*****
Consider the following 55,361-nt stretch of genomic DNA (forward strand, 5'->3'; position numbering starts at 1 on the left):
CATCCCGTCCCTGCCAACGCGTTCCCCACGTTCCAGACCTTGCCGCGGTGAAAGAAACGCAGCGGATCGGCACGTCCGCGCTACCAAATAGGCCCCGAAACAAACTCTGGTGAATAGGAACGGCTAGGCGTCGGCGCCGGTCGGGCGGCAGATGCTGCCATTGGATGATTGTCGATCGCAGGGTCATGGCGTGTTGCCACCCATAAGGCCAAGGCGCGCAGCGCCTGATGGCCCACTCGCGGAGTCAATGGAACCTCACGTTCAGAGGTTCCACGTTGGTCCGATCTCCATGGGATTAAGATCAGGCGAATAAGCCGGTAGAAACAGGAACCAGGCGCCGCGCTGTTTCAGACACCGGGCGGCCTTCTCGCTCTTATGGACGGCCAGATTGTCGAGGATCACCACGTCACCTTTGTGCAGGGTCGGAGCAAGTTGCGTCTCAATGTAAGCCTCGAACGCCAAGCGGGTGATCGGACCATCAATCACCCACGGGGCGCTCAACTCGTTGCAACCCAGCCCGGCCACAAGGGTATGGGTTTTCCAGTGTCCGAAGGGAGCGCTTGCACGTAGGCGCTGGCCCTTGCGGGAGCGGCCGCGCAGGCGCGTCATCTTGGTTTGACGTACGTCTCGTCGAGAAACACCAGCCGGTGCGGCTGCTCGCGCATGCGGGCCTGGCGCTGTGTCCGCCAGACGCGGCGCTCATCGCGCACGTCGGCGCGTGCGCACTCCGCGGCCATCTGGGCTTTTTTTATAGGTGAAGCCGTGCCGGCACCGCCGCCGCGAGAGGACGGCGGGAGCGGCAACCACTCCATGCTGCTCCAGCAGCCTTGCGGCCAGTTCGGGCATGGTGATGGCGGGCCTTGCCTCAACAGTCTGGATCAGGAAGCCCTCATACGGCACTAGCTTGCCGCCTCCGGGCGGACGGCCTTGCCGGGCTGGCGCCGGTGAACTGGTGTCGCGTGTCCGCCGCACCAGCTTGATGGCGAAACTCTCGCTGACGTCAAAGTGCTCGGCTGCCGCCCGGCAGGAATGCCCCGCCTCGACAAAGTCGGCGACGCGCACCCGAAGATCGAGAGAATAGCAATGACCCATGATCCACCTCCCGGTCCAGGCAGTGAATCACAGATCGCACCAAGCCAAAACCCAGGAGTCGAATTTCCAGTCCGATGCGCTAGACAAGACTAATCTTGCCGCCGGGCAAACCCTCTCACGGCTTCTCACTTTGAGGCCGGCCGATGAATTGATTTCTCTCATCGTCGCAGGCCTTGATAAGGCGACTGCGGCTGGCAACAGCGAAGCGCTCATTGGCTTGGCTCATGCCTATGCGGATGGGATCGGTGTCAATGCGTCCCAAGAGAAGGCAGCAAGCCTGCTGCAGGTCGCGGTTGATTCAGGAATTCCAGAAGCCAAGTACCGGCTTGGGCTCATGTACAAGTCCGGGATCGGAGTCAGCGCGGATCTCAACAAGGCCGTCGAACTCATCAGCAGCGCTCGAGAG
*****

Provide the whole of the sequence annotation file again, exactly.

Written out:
Consider the following 55,361-nt stretch of genomic DNA (forward strand, 5'->3'; position numbering starts at 1 on the left):
CATCCCGTCCCTGCCAACGCGTTCCCCACGTTCCAGACCTTGCCGCGGTGAAAGAAACGCAGCGGATCGGCACGTCCGCGCTACCAAATAGGCCCCGAAACAAACTCTGGTGAATAGGAACGGCTAGGCGTCGGCGCCGGTCGGGCGGCAGATGCTGCCATTGGATGATTGTCGATCGCAGGGTCATGGCGTGTTGCCACCCATAAGGCCAAGGCGCGCAGCGCCTGATGGCCCACTCGCGGAGTCAATGGAACCTCACGTTCAGAGGTTCCACGTTGGTCCGATCTCCATGGGATTAAGATCAGGCGAATAAGCCGGTAGAAACAGGAACCAGGCGCCGCGCTGTTTCAGACACCGGGCGGCCTTCTCGCTCTTATGGACGGCCAGATTGTCGAGGATCACCACGTCACCTTTGTGCAGGGTCGGAGCAAGTTGCGTCTCAATGTAAGCCTCGAACGCCAAGCGGGTGATCGGACCATCAATCACCCACGGGGCGCTCAACTCGTTGCAACCCAGCCCGGCCACAAGGGTATGGGTTTTCCAGTGTCCGAAGGGAGCGCTTGCACGTAGGCGCTGGCCCTTGCGGGAGCGGCCGCGCAGGCGCGTCATCTTGGTTTGACGTACGTCTCGTCGAGAAACACCAGCCGGTGCGGCTGCTCGCGCATGCGGGCCTGGCGCTGTGTCCGCCAGACGCGGCGCTCATCGCGCACGTCGGCGCGTGCGCACTCCGCGGCCATCTGGGCTTTTTTTATAGGTGAAGCCGTGCCGGCACCGCCGCCGCGAGAGGACGGCGGGAGCGGCAACCACTCCATGCTGCTCCAGCAGCCTTGCGGCCAGTTCGGGCATGGTGATGGCGGGCCTTGCCTCAACAGTCTGGATCAGGAAGCCCTCATACGGCACTAGCTTGCCGCCTCCGGGCGGACGGCCTTGCCGGGCTGGCGCCGGTGAACTGGTGTCGCGTGTCCGCCGCACCAGCTTGATGGCGAAACTCTCGCTGACGTCAAAGTGCTCGGCTGCCGCCCGGCAGGAATGCCCCGCCTCGACAAAGTCGGCGACGCGCACCCGAAGATCGAGAGAATAGCAATGACCCATGATCCACCTCCCGGTCCAGGCAGTGAATCACAGATCGCACCAAGCCAAAACCCAGGAGTCGAATTTCCAGTCCGATGCGCTAGACAAGACTAATCTTGCCGCCGGGCAAACCCTCTCACGGCTTCTCACTTTGAGGCCGGCCGATGAATTGATTTCTCTCATCGTCGCAGGCCTTGATAAGGCGACTGCGGCTGGCAACAGCGAAGCGCTCATTGGCTTGGCTCATGCCTATGCGGATGGGATCGGTGTCAATGCGTCCCAAGAGAAGGCAGCAAGCCTGCTGCAGGTCGCGGTTGATTCAGGAATTCCAGAAGCCAAGTACCGGCTTGGGCTCATGTACAAGTCCGGGATCGGAGTCAGCGCGGATCTCAACAAGGCCGTCGAACTCATCAGCAGCGCTCGAGAG